vemma-logoBack in November we covered BK Boreyko wanting to inject $500,000 into Vemma.

The money was to be raised via the selling off of a 25% stake in AZPACK Properties, LLC, a real-estate investment company.

As part of the preliminary injunction currently in place, Boreyko is prohibited from selling off any real-estate assets.

Boreyko wasn’t selling real-estate per-say, but his stake in AZPACK Properties, LLC was tied to investment in real-estate properties.

Citing an “abundance of caution” and anticipation of an objection by the FTC, who refused to ‘stipulate to the transaction’, Boreyko filed a motion seeking approval from the court.

We’ve now learnt that the FTC does indeed oppose Boreyko’s proposal, with the finer details of their objection suggesting a potentially dire financial situation.

Should the FTC win their case against Vemma, they claim to be concerned about Vemma and Boreyko’s ‘ability to satisfy a judgment for equitable monetary relief‘.

This concern is rooted in ‘the financial condition of Boreyko, Vemma International Holdings, Inc., and Vemma Nutrition Company‘.

As part of their filed opposition to Boreyko’s sale proposal, the FTC has included

statements about Defendants’ financial condition refers to the contents of the disclosure statements and (has) attached portions of the financial disclosures as exhibits.

Vemma and Boreyko’s attorney’s objected to this information being made public, on the grounds they ‘they revealed personal and confidential financial information‘.

Specifically, the issue appears to be with Exhibits B & C of the FTC’s opposition, which purportedly contain ‘excerpts of the confidential financial disclosures statements‘.

Consequently, the FTC have requested their opposition be filed under seal.

The potential abuse of confidential personal and business information presents both a compelling reason and good cause to seal the financial records obtained by the FTC from Defendants.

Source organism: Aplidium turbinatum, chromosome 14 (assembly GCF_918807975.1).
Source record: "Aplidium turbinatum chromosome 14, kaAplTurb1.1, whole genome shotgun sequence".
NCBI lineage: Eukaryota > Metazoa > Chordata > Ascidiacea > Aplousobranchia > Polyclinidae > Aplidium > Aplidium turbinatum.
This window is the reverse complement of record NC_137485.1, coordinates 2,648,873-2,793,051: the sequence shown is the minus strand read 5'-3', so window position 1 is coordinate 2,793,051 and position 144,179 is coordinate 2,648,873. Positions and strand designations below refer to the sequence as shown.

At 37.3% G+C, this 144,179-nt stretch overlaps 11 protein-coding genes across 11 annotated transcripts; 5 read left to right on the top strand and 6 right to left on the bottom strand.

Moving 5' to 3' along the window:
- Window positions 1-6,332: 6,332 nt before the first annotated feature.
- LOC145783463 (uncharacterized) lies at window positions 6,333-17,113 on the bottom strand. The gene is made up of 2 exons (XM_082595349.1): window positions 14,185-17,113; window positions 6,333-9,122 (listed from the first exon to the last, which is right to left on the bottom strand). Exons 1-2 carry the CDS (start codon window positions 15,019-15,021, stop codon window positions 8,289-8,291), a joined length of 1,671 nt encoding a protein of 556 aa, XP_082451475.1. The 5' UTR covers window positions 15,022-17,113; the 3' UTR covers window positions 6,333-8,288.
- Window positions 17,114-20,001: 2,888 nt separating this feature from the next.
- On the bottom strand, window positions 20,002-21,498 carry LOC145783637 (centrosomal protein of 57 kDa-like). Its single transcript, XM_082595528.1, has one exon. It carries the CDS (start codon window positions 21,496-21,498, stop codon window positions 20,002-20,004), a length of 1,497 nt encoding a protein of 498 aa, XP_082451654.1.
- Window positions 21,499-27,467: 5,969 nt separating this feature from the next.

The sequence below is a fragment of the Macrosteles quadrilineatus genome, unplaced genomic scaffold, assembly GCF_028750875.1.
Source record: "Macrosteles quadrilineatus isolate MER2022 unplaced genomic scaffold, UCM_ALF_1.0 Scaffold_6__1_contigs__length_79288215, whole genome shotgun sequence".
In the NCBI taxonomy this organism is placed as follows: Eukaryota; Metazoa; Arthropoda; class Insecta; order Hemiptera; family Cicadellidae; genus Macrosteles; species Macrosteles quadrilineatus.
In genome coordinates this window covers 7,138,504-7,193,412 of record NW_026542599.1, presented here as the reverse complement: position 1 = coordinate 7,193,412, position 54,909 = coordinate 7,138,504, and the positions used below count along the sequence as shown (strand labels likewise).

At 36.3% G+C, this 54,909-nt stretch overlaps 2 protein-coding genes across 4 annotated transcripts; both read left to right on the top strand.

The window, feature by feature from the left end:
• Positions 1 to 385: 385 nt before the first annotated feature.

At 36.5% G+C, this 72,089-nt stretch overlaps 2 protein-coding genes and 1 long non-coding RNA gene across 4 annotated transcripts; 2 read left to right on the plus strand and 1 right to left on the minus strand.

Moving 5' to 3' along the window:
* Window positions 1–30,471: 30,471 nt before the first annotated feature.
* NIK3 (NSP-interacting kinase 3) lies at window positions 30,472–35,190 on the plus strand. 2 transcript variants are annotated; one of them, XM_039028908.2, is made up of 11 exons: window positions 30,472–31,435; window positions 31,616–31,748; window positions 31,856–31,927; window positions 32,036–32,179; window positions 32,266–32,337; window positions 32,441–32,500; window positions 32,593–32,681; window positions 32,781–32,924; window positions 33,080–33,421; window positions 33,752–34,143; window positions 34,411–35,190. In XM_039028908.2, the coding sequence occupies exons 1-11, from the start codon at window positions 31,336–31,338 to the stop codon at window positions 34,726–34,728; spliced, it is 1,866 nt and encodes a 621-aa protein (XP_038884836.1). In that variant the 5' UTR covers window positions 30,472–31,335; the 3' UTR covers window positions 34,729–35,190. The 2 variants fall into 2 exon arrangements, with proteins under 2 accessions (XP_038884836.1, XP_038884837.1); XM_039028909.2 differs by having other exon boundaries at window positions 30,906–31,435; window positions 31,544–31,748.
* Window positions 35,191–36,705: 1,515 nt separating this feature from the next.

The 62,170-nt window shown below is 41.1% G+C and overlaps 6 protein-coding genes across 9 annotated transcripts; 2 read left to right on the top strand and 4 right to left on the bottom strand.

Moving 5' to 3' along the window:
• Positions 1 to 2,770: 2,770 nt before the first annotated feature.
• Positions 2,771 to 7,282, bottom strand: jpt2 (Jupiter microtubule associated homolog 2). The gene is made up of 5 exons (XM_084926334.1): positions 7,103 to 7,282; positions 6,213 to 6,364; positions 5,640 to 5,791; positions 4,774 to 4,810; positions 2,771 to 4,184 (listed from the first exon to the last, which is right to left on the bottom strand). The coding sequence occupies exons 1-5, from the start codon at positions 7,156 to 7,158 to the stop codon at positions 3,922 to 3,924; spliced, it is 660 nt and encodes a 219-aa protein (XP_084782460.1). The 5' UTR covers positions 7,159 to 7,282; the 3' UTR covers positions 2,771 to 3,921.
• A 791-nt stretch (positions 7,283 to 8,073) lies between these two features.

The FTC has filed in the public record contemporaneously with this Motion a version of the Response that redacts the discussion of confidential and sensitive personal and business financial information.

The public has little interest in obtaining the specific financial information in light of the public redacted filing, and any such interest is outweighed by Defendants’ asserted interest in protecting such information, which is not otherwise publicly available and which could be damaging if revealed in the public record.

The two conflicting statements for me are the information as being of little public interest, weighed against the acknowledged potentially damaging nature of it.

We already know Vemma’s finances are in the toilet, so my guess would be the disclosures relate primarily to Boreyko.

The revelation that Boreyko was rolling in money certainly wouldn’t be “damaging”, but at the same time would beg the question as to why he wants to sell assets off to raise funds for Vemma.

What otherwise is so damaging about Vemma and Boreyko’s financial disclosures that their attorney’s don’t want the public to know about?

As to all of this being a lack of interest to the public itself, a reminder that Vemma’s affiliates are members of that same public.

If Boreyko and Vemma’s financial status is such that they could pack it in any moment, don’t those still actively promoting the business and marketing Vemma’s products have a right to know?

The FTC’s opposition to Boreyko’s proposed sale of assets was filed on December 11th, pending a decision on whether it should be sealed or not.

Stay tuned…


Footnote: Our thanks to Don@ASDUpdates for providing a copy of the FTC’s December 11th “Motion to Seal Document” filing.


Update 15th December 2015 – Truth in Advertising have made public a copy of the FTC’s opposition, which lays out the FTC’s objection in detail.

The Court entered a much more limited asset freeze as to Defendant Benson K. Boreyko, prohibiting only transfers of “any real estate asset that is owned or controlled by, or held for the benefit of, Defendant Boreyko, directly or indirectly.”

Defendant Boreyko now seeks approval from the Court to liquidate one of his most valuable assets.

The filing also provides insight into why Vemma and Boreyko’s attorneys don’t want the public reading their financial disclosures.

The FTC is seeking equitable monetary relief equal to the losses sustained by all Vemma Affiliates since 2012. According to the Receiver’s calculations, Vemma generated $ 618 million dollars in revenue between 2012 and 2015.

Approximately 86% of sales in 2013 and 71% of sales in 2014 are estimated to have come from consumers who expressed an interest in Vemma’s money-making opportunity (“Affiliates”).